Court of Chancery Provides Guidance Regarding “Don’t Ask, Don’t Waive” Provisions of Standstill Agreements
March 11, 2013
In two recent bench rulings in the preliminary injunction context, the Court of Chancery addressed “don’t ask, don’t waive” provisions of standstill agreements in connection with a target company’s auction process. In In re Complete Genomics, Inc. Shareholder Litigation, C.A. No. 7888-VCL (Del. Ch. Nov. 27, 2012), Vice Chancellor Laster questioned the validity under Delaware law of a “don’t ask, don’t waive” provision prohibiting private requests for waiver of a standstill agreement, and enjoined enforcement of the provision in that case. Several weeks later, in In re Ancestry.com Inc. Shareholder Litigation, C.A. No. 7988-CS (Del. Ch. December 17, 2012), Chancellor Strine stated that Delaware has no per se rule against “don’t ask, don’t waive” provisions, but made clear that such provisions will be subject to close scrutiny. Going forward, “don’t ask, don’t waive” provisions will be closely scrutinized on a case-by-case basis.
“Don’t ask, don’t waive” provisions, while relatively new, have become common features of standstill agreements entered into by potential bidders for a target that has put itself up for auction. Although terms of standstill agreements can vary greatly, their purpose is to ensure an orderly auction by prohibiting potential bidders from making a public bid for the target outside of the target-controlled auction process. A “don’t ask, don’t waive” provision of a standstill agreement prohibits a potential bidder from requesting, publicly or privately, a waiver by the target of the standstill agreement so as to allow the potential bidder to make another bid for the company after the bidder was outbid during the auction process. Thus, the provision is designed to ensure an orderly auction that encourages bidders to put their best bids forward prior to the target’s execution of a definitive merger agreement.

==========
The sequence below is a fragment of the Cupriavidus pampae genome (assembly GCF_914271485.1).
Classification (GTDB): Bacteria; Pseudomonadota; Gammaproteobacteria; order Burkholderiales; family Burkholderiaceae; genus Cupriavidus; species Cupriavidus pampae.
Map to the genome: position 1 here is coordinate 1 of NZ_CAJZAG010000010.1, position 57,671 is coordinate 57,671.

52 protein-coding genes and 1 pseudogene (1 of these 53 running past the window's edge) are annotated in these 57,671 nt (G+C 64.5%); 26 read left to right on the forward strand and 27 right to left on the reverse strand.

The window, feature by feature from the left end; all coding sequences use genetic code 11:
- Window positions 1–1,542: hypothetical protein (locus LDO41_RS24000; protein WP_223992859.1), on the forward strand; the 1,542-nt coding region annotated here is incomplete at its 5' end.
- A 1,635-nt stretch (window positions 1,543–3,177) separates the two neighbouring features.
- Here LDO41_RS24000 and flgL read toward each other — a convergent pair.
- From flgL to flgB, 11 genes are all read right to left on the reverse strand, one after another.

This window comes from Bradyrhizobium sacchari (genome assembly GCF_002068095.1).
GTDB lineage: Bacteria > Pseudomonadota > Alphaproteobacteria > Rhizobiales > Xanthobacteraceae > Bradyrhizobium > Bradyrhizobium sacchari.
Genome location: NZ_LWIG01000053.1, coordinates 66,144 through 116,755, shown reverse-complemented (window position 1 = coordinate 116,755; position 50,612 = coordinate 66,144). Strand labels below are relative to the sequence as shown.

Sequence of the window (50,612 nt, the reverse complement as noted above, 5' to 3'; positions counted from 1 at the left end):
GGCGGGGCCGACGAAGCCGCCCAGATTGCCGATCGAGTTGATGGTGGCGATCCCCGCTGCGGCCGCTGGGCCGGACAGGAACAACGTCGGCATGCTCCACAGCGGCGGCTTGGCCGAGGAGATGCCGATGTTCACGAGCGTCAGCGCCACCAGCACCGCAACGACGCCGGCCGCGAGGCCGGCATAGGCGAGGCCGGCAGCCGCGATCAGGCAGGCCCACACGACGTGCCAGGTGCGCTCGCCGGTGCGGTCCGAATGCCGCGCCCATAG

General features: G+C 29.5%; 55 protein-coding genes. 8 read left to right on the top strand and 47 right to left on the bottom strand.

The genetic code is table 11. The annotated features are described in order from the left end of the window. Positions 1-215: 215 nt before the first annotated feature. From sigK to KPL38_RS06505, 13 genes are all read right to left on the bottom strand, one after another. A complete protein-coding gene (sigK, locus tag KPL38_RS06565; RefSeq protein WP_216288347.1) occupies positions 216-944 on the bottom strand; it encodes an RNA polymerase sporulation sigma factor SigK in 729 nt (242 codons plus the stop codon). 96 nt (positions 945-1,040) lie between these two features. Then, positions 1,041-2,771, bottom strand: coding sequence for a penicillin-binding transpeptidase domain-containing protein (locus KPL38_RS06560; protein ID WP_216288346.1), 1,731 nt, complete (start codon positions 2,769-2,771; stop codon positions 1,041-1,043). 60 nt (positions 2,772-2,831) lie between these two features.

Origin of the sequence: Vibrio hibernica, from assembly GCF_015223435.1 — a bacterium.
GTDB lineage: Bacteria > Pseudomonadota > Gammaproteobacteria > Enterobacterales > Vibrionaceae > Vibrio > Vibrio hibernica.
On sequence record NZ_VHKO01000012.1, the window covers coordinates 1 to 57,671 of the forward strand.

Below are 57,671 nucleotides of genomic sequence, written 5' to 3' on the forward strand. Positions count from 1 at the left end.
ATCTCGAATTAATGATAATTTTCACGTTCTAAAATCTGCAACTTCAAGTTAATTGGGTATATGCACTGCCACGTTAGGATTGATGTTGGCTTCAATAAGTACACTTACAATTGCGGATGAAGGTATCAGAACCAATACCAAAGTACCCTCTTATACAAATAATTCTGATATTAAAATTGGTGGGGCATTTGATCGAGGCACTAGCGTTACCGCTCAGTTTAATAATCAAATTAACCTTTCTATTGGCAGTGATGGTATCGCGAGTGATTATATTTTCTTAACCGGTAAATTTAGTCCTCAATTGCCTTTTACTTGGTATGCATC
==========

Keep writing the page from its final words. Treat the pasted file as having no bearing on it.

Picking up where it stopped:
In Complete Genomics, a potential bidder for Complete Genomics was subject to a standstill agreement that contained a “don’t ask, don’t waive” provision, which prohibited it from requesting, publicly or privately, that the target board waive the standstill agreement. In the bench ruling, Vice Chancellor Laster did not question the target’s ability to prohibit a public waiver request, but stated that the prohibition against a private waiver request resembled an impermissible “bidder-specific no-talk clause.” By agreeing to the “don’t ask, don’t waive” provision and prohibiting “incoming information from that bidder under any circumstances,” “the Genomics board impermissibly limited its ongoing statutory and fiduciary obligations to properly evaluate a competing offer, disclose material information, and make a meaningful merger recommendation to its stockholders.” The Court enjoined Complete Genomics from enforcing the “don’t ask, don’t waive” provision in the standstill.
In Ancestry.com, Chancellor Strine acknowledged that “don’t ask, don’t waive” provisions could be used “for value-maximizing purposes,” by forcing bidders to come forward with their best price during the auction, and stated that such provisions are not per se invalid under Delaware law. Referring to Complete Genomics, the Chancellor stated, “I know people have read a bench opinion that way,” but “there was a lot going on in that case” and “there is a role that bench opinions play, and I don’t think it’s to make per se rules.” The Chancellor cautioned that a “don’t ask, don’t waive” provision is “potent” and stated that the use of such a provision will be evaluated in light of the factual context, including whether the board was informed about the provision and used the provision for the purpose of enhancing stockholder value. Before the preliminary injunction hearing, the target sent letters to the unsuccessful bidders waiving the “don’t ask, don’t waive” provision, but the Court nevertheless granted a limited injunction against the stockholder vote, requiring the target to disclose to its stockholders information about the “don’t ask, don’t waive” provision and how it was used in the bidding process, which the Court considered to be “absolutely essential” information.